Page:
Seniors gather for the last time and read senior letters


Seniors playing cornhole

Caitlin McKeand, Co-Editor in Chief

Seniors gathered for one more meeting together this morning. Seniors signed in with their counselors in order to get signed off to graduate as well as played a variety of games, ate from food stalls and received their senior letters.

“I think senior letters were started the first year we opened Vandegrift,” English teacher Kirsten Mulligan said. “I think it was just that we were excited about starting traditions, opening a new school, making it feel like a special place and when you write the senior letter as a freshman, it’s just long enough that you kind of forget about it until suddenly you blink and you’re a senior.”

Written by the students in English class their freshman year, the letters are sorted by name and distributed their senior year.

“Sometimes I have the kids write their home address on the letters and then if they move, I can mail it and it will be forwarded,” Mulligan said. “I’ve had kids email me for the letters. I hang on to them over the summer, but not much after September of next year. I’m gonna be here if they move around all over the world, I’m gonna be in the same spot and I will be until I’m not teaching anymore.”

Mulligan said watching the students read their letters and choose to share them with her is what she loves most.

“I had grown men, who are 18 years old, cry,” Mulligan said. “They kind of went off into the corner and read their letter and cried. I always tell the kids you get more out of it the more personal you are. We don’t read the letters, we invite them to seal them. It’s for them, but many times they don’t want us to read it when they’re a freshman, but when they’re seniors and they realize that we are still here for them and we care about them, they want to share what they wrote.”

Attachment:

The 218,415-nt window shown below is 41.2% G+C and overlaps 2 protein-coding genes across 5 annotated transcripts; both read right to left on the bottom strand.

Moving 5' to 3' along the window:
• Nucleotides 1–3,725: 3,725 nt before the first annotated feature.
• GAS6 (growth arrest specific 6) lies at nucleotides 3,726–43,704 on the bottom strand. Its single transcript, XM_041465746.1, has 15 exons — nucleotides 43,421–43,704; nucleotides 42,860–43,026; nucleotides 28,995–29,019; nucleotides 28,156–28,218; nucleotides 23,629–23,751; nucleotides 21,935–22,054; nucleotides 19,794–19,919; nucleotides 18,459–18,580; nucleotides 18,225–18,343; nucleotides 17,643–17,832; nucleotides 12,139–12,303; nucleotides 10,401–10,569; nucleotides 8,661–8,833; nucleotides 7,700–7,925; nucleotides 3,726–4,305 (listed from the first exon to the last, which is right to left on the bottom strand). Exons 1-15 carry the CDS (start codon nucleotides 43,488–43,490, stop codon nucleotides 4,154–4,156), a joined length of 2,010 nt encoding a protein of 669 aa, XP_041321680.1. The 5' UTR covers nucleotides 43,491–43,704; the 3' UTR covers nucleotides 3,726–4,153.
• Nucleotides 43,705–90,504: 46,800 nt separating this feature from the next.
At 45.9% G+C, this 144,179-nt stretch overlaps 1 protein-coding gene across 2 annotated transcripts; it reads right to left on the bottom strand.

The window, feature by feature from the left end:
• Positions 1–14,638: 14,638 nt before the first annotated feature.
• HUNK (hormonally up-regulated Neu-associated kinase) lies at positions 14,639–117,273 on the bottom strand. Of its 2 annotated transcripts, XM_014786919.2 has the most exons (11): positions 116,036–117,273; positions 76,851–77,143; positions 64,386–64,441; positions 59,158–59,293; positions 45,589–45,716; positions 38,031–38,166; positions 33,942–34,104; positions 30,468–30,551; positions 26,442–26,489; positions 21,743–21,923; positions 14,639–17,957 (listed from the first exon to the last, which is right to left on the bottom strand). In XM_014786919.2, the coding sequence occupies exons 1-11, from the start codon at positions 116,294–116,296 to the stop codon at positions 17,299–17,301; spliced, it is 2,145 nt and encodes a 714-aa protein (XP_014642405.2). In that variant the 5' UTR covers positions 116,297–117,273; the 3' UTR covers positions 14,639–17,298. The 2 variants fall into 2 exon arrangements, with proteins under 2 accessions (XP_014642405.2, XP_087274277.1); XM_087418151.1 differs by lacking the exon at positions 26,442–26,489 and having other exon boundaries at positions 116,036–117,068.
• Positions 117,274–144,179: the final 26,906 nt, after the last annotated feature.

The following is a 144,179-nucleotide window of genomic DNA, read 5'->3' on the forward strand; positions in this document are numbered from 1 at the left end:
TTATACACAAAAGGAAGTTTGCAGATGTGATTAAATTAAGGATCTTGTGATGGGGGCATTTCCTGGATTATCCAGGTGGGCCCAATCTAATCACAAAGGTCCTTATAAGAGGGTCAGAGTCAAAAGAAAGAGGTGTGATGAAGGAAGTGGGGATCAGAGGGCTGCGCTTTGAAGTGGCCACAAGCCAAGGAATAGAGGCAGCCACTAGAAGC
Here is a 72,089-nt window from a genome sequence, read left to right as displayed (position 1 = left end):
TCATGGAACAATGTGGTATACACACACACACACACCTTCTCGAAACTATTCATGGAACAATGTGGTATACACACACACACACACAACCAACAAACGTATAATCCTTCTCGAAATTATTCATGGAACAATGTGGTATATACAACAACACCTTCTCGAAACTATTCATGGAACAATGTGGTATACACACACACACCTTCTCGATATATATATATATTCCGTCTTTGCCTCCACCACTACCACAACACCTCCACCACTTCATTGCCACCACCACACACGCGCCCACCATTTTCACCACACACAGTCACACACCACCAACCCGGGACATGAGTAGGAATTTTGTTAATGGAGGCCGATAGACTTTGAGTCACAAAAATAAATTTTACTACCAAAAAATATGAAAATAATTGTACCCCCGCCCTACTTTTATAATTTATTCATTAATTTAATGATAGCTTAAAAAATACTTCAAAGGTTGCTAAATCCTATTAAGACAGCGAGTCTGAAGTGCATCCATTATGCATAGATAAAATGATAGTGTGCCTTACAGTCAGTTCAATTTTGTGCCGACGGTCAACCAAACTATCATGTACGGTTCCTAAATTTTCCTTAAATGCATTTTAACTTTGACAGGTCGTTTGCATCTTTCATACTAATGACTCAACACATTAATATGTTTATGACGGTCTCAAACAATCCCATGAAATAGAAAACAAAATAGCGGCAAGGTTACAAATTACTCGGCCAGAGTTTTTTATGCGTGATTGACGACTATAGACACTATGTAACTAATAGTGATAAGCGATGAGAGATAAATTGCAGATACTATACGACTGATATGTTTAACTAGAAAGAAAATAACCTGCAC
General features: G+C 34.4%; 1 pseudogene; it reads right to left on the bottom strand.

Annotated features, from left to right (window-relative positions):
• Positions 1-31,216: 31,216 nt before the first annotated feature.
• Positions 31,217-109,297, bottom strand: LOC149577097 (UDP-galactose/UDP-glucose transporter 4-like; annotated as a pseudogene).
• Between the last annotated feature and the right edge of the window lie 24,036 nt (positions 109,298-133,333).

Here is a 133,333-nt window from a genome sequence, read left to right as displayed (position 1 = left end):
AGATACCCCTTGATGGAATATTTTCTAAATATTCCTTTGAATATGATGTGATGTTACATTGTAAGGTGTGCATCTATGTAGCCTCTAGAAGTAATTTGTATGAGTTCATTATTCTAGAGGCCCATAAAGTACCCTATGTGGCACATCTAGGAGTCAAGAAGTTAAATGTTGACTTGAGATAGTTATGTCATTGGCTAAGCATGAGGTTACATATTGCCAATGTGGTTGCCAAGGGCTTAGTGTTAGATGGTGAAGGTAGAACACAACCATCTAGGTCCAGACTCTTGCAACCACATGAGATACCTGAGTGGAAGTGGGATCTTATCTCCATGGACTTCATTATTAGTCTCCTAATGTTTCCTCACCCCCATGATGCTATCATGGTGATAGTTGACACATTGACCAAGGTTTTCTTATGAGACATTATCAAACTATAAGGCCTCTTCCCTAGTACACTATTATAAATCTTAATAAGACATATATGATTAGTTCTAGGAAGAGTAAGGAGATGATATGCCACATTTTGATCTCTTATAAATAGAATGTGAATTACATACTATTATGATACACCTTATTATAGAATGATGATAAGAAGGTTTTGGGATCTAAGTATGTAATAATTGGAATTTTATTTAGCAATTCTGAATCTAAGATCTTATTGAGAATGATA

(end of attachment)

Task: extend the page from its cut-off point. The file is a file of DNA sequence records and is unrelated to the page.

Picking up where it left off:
Mulligan advises her students to save their letters for the future. She stated it can be fun to reread them no matter where you end up, whether it’s the military, college, or having your first child.

“It seems like it’s a long way away, but you blink and it’s there,” Mulligan said. “So much can happen in four years when you’re a teenager and you go from being 14 years old to 18 years old, that’s a big time in life. Those are formative years. Things happen in families, good things happen, sad things happen and sometimes they’re in the middle of some of those things. I had a student that wrote his letter the year that we had the Steiner fires, and he lost his entire house. I actually had several students who lost everything they had, and they wrote about that and how their parents were handling that. Those are big times, it’s a little piece of history.”

Mulligan stated that the more personal you are, the more meaningful. Senior Keeley Van Allen looked forward to reading her letters because of this.

“Actually, I had my whole family write me letters and I put them in there,” Van Allen said. “My grandma passed away two years ago and she wrote me one, so I’m a little emotional. Been waiting a couple years [to read] this one.”

Van Allen stated she is excited to move on to bigger and better things after the senior gathering. She’s not the only one.

“I’m here to celebrate with my seniors because it’s probably one of the last times that we’ll be together besides graduation,” senior Hannah Collmann said. “It’s kinda sad, but I’m excited to go to college. I’m ready to move on.”

Collmann stated she learned a lot from being at Vandegrift and thought it was fun to see the graduating class together one last time.

“In my four years here I’ve learned how amazing this school is,” Collmann said. “I think that we take for granted the opportunities we’re given. It’s just important to know as a freshman and as a sophomore, take advantage of what you’re given because this really is an amazing school and we’re given a lot of amazing opportunities. Thank you, Vandegrift for allowing me to be the person I am.”

Senior John Clay Richards read his letter at the gathering and reminisced about seeing his senior class there.

“After reading my senior letter, I wish I had better handwriting, but it was really touching to know how much I’ve matured over the past four years,” Richards said. “[As for the gathering] It’s always comforting to be around your friends and I know all my fellow seniors have my back and we’ll remain friends for years to come.”